THANANIT - stock.adobe.com
New developments in the controversy over discredited links between 5G networks and the coronavirus have seen the World Health Organization publish a myth-buster guide and a leading daytime TV host investigated by the UK’s broadcast and telecoms regulator for questioning mainstream media for refuting the false theories.
The background to both moves – and one of the most bizarre consequences of the Covid-19 outbreak – has been a spate of attacks on mobile phone masts throughout the UK after reports appeared on social media suggesting links between 5G networks and the coronavirus.
For the past two weeks, a number of UK celebrities, including a well-known talent show judge, a former boxing world champion and a former sports commentator who is more famous for professing a global conspiracy involving “lizard people”, have amplified unfounded social media rumours that the ongoing deployment of 5G networks in the UK has contributed to the spread of coronavirus.
Right after the celebrities tried to organise petitions to investigate the issues, arson attacks on mobile phone masts occurred in Northern Ireland, Birmingham and Merseyside. There were also reports of key workers suffering abuse and threats from people about damaging infrastructure amidst the claims about 5G.
On 14 April, Vodafone UK chief executive officer Nick Jeffery reported an arson attack on mobile masts providing connectivity to the Nightingale hospital in Birmingham, a dedicated facility treating victims of the Coronavirus. In condemning the attacks as the selfish actions of a few deluded conspiracy theorists, Jeffery said: “It’s even more upsetting that even the small solace of a phone or video call may now be denied [to Coronavirus victims]. Burning down masts means damaging important national infrastructure. In practice, this means families not being able to say a final goodbye to their loved ones; hard-working doctors, nurses, and police officers not being able to phone their kids, partners or parents for a comforting chat. Imagine not being able to see or hear them one last time. All because you’ve swallowed a dangerous lie. There is absolutely no link between 5G and coronavirus. There is no science based evidence 5G is harmful to human health."
Fuel was added to the fire by long-time daytime TV host Eamonn Holmes, who on 13 April made an angry retort to a fellow presenter on ITV’s This Morning show who was debunking the myths, accusing UK media of having a “state narrative” on the issue. While agreeing with his colleague, Holmes said: “What I don’t accept is that mainstream media immediately slapping [the fake reports] down as not true when they don’t know it’s not true.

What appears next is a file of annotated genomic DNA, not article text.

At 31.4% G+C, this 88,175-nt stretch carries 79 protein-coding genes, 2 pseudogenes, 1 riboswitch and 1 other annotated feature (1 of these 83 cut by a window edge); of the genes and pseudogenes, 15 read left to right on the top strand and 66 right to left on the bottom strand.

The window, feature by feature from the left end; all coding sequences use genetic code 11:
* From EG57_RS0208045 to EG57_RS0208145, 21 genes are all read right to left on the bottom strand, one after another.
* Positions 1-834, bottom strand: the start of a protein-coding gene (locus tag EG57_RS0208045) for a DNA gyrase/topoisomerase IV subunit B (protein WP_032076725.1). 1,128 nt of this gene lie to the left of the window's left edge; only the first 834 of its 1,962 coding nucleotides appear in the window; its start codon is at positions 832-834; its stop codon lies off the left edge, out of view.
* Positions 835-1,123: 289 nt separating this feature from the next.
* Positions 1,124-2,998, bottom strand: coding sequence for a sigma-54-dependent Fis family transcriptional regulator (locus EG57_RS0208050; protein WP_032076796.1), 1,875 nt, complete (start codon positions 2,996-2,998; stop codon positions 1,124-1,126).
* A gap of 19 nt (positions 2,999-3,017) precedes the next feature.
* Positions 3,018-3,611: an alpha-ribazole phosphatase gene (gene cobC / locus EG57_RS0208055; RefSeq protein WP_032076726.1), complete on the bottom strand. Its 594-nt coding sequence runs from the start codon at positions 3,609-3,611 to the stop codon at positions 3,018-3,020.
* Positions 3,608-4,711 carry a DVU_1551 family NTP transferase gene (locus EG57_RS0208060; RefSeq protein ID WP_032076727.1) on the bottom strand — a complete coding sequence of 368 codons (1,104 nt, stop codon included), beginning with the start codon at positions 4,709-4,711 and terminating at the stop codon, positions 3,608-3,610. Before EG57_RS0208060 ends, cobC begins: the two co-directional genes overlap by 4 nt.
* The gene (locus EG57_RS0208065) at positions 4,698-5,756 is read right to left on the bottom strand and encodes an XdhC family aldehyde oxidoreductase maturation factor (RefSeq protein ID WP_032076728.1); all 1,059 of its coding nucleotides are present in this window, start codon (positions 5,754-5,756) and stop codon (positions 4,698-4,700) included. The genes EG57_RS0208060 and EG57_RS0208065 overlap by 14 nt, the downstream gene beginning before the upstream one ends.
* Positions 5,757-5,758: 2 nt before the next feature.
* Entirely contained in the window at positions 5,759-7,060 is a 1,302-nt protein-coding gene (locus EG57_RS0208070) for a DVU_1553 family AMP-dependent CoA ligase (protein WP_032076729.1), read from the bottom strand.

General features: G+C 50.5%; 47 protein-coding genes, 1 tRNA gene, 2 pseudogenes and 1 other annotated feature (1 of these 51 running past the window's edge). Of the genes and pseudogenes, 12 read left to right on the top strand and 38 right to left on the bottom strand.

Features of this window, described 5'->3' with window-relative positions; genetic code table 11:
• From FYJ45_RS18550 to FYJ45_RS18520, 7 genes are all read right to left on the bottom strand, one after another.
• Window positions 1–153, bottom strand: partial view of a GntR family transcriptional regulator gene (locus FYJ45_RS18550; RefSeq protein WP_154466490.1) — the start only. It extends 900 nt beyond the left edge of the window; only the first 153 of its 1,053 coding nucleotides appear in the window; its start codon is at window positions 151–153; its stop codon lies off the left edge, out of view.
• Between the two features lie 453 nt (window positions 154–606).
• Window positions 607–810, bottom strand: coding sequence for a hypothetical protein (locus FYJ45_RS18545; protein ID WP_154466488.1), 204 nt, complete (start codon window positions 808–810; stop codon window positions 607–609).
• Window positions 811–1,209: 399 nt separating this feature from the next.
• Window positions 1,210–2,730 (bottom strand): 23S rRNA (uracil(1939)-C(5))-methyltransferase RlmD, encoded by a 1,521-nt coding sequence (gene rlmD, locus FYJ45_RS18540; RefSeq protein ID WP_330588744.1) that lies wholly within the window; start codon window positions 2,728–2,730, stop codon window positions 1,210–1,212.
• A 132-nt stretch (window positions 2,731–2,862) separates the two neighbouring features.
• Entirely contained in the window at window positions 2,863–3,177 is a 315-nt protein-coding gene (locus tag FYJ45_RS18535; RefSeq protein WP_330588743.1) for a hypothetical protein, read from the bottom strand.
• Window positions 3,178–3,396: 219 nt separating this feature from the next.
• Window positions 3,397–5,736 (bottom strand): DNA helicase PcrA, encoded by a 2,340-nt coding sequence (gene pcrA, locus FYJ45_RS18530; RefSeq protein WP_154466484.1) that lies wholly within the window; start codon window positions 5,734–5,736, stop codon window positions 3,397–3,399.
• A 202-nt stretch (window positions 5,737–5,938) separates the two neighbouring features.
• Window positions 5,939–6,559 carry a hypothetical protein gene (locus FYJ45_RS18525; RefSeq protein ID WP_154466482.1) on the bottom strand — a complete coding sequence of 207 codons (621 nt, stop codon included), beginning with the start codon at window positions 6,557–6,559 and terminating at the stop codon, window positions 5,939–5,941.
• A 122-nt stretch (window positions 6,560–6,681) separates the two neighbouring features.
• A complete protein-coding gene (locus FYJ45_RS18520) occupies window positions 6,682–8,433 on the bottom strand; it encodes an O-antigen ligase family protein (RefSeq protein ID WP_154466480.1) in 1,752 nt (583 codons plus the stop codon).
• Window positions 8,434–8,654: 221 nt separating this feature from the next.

“No one should attack or damage or do anything like that, but it’s very easy to say ‘it’s not true’ because it suits the state narrative. That’s all I would say as someone with an enquiring mind.”
After a furore encompassing the media, scientific and medial communities, UK broadcast and telecoms regulator Ofcom has confirmed that it was assessing Holmes’ comments “as a priority”. The remarks came just as Ofcom is deep into a pushback against the false rumours. On 9 April, the regulator published research showing that almost half of UK online adults had come across false or misleading information about the coronavirus in the previous week.
This came days after Ofcom officially sanctioned a UK community radio station after it broadcast a discussion that contained potentially harmful views on Covid-19. The station had broadcast claims that the coronavirus outbreak was linked to the roll-out of 5G technology, and also cast doubt on reported symptoms of the virus.
Holmes has now attempted to walk back on his statement and on the 14 April edition of This Morning said that while there was no scientific evidence to substantiate any of the fake 5G theories, he did not apologise for his remarks and said he had been misinterpreted.
Buttressing the case again the fake news, the World Health Organization has now added 5G to its Covid-19 Myths Buster page. The reference makes plain that viruses cannot travel on radio waves/mobile networks and the coronavirus was spreading in many countries that do not have 5G mobile networks. It said Covid-19 was spread through respiratory droplets when an infected person coughs, sneezes or speaks.
Read more about networking and Covid-19
- The coronavirus outbreak has caused the UK’s pattern of working behaviours to change completely and network operator Vodafone is confident it can handle what is coming its way.
- A survey from EY finds Covid-19 outbreak is already causing a shift in UK households’ digital activity, with many people trying online services for the first time, and video calling at the forefront of applications.
- Business virtual private network uptake takes off since 11 March 2020 as global workforces become vastly more distributed.